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India’s Captain Fresh more than doubled its valuation to $500 million in three months – TechCrunch

Captain Fresh, a retail farm platform for animal protein, has more than doubled its valuation to $500 million in three months as the Indian startup deepens its footprint in the local market and begins to expand overseas .

Existing backers Prosus Ventures and Tiger Global co-led the startup’s $50 million Series C funding, Captain Fresh founder and CEO Utham Gowda told TechCrunch in an interview. Existing investors, including Accel, also participated in the new round.

The B2B Seafood Marketplace, which has raised more than $100 million to date and was valued at around $200 million in its disclosed Series B round in December, is in talks to complete up to 10 million additional dollars in the new round. , said a person familiar with the matter. Gowda declined to comment on any expansion of the Series C round and the valuation of the startup.

Gowda, a former investment banker, has spent years tracking the seafood industry. He helped one of the industry’s biggest exporters at a time when it was exploring going public. Although the plan changed, it helped Gowda understand the ins and outs of the market.

“It’s a very big industry but also a very messy one,” he said, adding that it still consumes billions of dollars every year. “I got a good perspective on how India as well as the developed markets viewed this category and had the opportunity to spend a lot of time on the production floor and managing purchases.”

Captain Fresh, founded in 2019, takes a different approach to serving farmers and customers. “Every other player in the industry has tried to solve this problem from a brand point of view or from an end customer point of view. We believe that the central problem is to organize the supply,” he said. he said, “It’s a commodity business, but a private supply industry.”

The bet seems to pay off. Captain Fresh now helps farmers and fishermen sell nearly 100 tonnes of fresh fish and more than three dozen other seafood species every day, he said. The startup, which has set up more than 50 collection centers, helps farmers sell to more than 2,500 companies in almost all of India’s coastal states.

Captain Fresh now also operates in the United States, Spain and the Middle East and international activity, which started less than three months ago, already accounts for 20% of global activity. Most of the big brands – including some e-commerce services and offline retailers – in India have become Captain Fresh customers.

The animal protein market is highly fragmented. Historically, farmers buy fish and other seafood through an auction and take the produce to wet markets. But this approach is riddled with many inefficiencies. On the one hand, if the supply does not arrive on time on the wet markets, several actors do not have the means to secure the product.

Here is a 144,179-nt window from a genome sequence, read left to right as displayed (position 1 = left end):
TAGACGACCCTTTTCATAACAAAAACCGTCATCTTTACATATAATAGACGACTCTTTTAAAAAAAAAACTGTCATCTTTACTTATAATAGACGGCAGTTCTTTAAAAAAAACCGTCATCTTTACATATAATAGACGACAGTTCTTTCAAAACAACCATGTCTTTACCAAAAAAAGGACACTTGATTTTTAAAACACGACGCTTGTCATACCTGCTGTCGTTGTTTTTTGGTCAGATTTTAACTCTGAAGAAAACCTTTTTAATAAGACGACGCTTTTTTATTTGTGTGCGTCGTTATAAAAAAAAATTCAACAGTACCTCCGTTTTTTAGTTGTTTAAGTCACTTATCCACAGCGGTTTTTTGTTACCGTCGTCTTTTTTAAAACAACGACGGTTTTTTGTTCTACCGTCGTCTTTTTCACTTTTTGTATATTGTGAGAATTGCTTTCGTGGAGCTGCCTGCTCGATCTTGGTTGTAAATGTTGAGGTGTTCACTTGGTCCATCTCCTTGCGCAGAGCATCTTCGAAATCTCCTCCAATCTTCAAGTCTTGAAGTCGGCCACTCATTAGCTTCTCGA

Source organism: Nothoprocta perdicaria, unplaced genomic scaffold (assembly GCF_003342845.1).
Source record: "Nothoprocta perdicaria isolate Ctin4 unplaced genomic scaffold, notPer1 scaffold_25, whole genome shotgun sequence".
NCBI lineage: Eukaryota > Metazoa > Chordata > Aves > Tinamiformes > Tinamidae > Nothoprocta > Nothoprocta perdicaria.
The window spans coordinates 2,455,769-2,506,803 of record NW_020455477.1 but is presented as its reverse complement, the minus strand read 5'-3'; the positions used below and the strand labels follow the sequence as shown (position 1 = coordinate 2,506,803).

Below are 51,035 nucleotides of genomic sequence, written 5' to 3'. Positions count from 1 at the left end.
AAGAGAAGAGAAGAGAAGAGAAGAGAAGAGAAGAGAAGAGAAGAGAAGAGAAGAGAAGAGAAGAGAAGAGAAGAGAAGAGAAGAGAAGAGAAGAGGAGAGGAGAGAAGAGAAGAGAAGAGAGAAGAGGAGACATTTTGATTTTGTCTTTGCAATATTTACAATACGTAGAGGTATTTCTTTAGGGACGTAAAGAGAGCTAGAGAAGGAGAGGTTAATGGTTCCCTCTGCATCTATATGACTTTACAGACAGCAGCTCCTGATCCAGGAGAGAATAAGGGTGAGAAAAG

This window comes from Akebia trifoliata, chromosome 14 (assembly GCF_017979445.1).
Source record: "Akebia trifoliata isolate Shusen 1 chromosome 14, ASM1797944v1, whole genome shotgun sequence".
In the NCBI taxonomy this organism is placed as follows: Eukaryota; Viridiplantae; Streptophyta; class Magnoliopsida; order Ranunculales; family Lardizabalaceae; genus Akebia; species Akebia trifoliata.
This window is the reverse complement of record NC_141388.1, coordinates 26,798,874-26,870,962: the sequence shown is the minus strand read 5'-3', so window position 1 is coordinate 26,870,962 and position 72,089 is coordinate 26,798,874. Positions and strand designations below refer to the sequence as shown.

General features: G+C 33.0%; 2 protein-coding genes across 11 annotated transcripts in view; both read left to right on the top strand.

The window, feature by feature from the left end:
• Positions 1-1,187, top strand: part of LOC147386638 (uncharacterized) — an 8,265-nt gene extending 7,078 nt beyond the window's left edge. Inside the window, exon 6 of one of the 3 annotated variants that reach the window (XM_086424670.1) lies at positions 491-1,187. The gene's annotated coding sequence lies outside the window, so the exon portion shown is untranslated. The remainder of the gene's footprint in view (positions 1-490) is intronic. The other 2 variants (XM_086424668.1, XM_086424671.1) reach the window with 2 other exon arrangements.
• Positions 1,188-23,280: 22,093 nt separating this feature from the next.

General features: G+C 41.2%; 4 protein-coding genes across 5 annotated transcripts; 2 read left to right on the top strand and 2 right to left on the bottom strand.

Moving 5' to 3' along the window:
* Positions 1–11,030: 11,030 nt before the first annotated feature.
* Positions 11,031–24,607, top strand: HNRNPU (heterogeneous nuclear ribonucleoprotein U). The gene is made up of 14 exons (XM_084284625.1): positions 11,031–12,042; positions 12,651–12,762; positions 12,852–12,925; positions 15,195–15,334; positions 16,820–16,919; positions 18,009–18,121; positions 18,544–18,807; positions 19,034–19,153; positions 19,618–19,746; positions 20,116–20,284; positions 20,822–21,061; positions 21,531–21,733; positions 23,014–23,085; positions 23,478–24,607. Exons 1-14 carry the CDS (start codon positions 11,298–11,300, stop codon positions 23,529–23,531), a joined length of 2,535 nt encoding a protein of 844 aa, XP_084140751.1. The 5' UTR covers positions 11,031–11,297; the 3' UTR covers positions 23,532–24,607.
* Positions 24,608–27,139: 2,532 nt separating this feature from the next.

“We bring reliability, which basically means that [businesses] can place an order with us, we confirm the order to them and the next day deliver the product at 6am. So they can then devote all their bandwidth to marketing and selling the product rather than worrying about supply and other things,” he said.

“We are also looking for quality. For example, in our supply chain, we measure quality by what we call the number of fish contacts. The more keys, the worse the quality will be. We were able to get less than five or four points of contact from when the fish was caught to the point of sale, compared to more than 25-30 contacts seen in the traditional supply chain,” he said. .

Captain Fresh’s approach has allowed it to extend the shelf life of fish and other seafood from a day to a day and a half. “In a category where inventory has a three-day shelf life, a day and a half is a significant buffer for anyone associated with us because the window they have to make the sale increases by 40%,” said he declared.

The startup sees similar opportunities in international markets, where the supply chain is riddled with the same challenges. “I can say now that meat retail in the United States is not as mature and we have a lot of things we can do to add value even to developed markets,” said Gowda, who joined the Zoom call from the United States.

Captain Fresh plans to roll out the new funds to expand into a few additional geographies, including some in Southeast Asia and Africa. It also envisions inorganic growth via acquisitions, he said.

The startup is also experimenting with a social commerce model to help farmers sell more. On its app today, Captain Fresh offers these farmers reviews and content. And, “if you are a fisherman, you can upload your inventory details to our platform and we will sell it in real time. Then our fulfillment takes over,” he said.

The idea of ​​social commerce is to help anglers replicate the offline experience more effectively on the digital platform, he said.

“On the supply side, from a seafood market, Captain Fresh is now entering the broader animal protein industry,” said Ashutosh Sharma, chief investment officer at Prosus Ventures in India, in a statement. communicated.

“On the demand side as well, they have expanded their reach by adding new export markets. All of this is made possible by the same underlying technological infrastructure highlighting the potential of the platform. Captain Fresh continues to perform very well and at a fast pace. We are delighted to support their mission and partner in their growth.